Dunhuang & Magao Caves

Part 4 of the Silk Road journey

Posted 18th May 2017 by David McGuinness

Dunhuang, sat on the fringes of the Gobi desert and at the Western end of the famous Hexi Corridor, is a desert town whose fortunes were made as a result of being sat on a Silk Road junction. Travellers heading west would need to decide here whether to go north or south of the mighty Taklamakan desert, and choose their road out of Dunhuang accordingly. Today this desert outpost is a surprisingly clean town. My guide, Ming Su, explained how this had been achieved. The town’s ambitious mayor wanted the town to stand out and so decided to declare a war on litter, recruiting an army of otherwise unoccupied grannies to badger those who were seen to spit, jettison a cigarette butt or drop a wrapper. He followed this up by compulsory TV interviews of litterbugs, in a ‘name and shame’ type exercise. It clearly worked, as Dunhuang is certainly the cleanest town I have come across in China.

The main reason to visit Dunhuang is not its sparkling streets however. The Dunhuang museum is certainly worth a visit for some regional Great Wall and Silk Road history, but the star is the nearby Magao Caves, a UNESCO heritage site and a repository of Buddhist art par excellence.  After an impressive 25-minute video on the history of Magao and an even more impressive 20-minute 3D Imax-style “visit” of some not currently accessible caves, we were let into the site to see some of the caves. The first cave we visited (number 6) contained a 35.5-metre-high Buddha, which while imposing, also looks rather feminine, due to the fact that it was constructed during the reign of a Tang empress. A huge reclining Buddha, as he was reaching enlightenment, awaited us in the next cave. The original was made during the Tang dynasty and the cave walls are still painted with wonderful original Tang era murals. The cave itself, fittingly, is in the shape of a coffin. But the poor Qin got confused and gave him 72 disciples when they patched him up, not realising this was a Confucian number of disciples and unrelated to Buddhism. Whoops!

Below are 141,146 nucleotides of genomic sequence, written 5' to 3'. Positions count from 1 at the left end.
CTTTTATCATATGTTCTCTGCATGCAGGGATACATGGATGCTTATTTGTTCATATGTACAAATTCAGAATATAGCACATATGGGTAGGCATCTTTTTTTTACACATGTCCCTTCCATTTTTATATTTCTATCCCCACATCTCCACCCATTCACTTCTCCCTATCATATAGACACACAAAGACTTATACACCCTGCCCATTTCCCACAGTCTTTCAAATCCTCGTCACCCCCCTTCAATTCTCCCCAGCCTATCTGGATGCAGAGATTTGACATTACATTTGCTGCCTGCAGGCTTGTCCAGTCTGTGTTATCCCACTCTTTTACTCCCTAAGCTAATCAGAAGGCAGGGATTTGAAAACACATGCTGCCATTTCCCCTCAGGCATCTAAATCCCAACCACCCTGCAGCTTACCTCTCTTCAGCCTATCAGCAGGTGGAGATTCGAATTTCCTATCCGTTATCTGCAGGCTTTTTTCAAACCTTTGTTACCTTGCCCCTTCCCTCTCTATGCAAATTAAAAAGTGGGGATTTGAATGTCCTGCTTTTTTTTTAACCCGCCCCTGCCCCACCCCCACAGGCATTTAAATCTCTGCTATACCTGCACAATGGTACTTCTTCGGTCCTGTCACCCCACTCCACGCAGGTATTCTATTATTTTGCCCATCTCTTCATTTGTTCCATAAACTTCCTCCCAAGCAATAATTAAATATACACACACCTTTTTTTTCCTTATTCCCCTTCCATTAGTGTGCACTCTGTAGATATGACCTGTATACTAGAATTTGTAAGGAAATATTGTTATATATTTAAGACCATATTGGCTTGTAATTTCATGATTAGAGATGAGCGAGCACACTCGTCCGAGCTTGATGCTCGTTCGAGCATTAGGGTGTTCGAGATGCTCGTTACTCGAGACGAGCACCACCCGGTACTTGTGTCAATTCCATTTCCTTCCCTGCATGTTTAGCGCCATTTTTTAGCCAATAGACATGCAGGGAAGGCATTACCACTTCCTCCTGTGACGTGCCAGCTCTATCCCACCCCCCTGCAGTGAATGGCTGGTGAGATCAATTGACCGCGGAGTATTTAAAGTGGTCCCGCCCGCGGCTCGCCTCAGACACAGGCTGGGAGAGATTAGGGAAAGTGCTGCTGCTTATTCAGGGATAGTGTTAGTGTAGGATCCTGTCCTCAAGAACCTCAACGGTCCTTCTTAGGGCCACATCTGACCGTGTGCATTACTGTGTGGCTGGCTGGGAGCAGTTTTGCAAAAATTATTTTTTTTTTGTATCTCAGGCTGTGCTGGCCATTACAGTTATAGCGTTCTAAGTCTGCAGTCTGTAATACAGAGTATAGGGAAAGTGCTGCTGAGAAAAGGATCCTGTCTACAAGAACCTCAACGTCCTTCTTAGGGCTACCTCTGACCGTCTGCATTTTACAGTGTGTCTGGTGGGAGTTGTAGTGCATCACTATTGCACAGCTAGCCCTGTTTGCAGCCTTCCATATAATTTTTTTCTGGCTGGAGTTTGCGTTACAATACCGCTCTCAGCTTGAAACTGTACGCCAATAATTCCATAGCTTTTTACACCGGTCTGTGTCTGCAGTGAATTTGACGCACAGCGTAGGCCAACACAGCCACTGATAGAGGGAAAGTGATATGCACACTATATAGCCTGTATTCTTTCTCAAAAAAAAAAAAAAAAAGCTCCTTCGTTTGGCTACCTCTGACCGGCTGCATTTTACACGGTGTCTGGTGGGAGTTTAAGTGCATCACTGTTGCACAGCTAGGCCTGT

Further caves showed even older art, from the Sui and Northern Wei dynasties, including a famous Buddha whose smile comes and goes according to the angle of the light, inevitably drawing the moniker “Mona Lisa of the East”, though of course this Buddha is substantially older. Compared with other painted grottoes in China these caves have aged much better and their colours survived much more intact due to the dry desert air. 

Our final stop was the controversial library cave. The cave itself is tiny and was sealed up, only uncovered by a Taoist abbot in 1900. Western archaeologists, explorers and Sinologists appeared like flies, managing to make away with the majority of the manuscripts for a pittance while the attention of the Qin dynasty, in its final throes, lay elsewhere. Beijing did eventually come calling for what remained but today there are more manuscripts in London and Paris than there are in China. Why the manuscripts were hidden in the first place is still debated, perhaps in fear of a Wei attack, or more sombrely that they were outdated and no longer useful but could not be burned or otherwise disposed of as they were holy texts.

This blog is part of an Off-The-Beaten-Track Travel Diary. Click on the links below to navigate through this journey.

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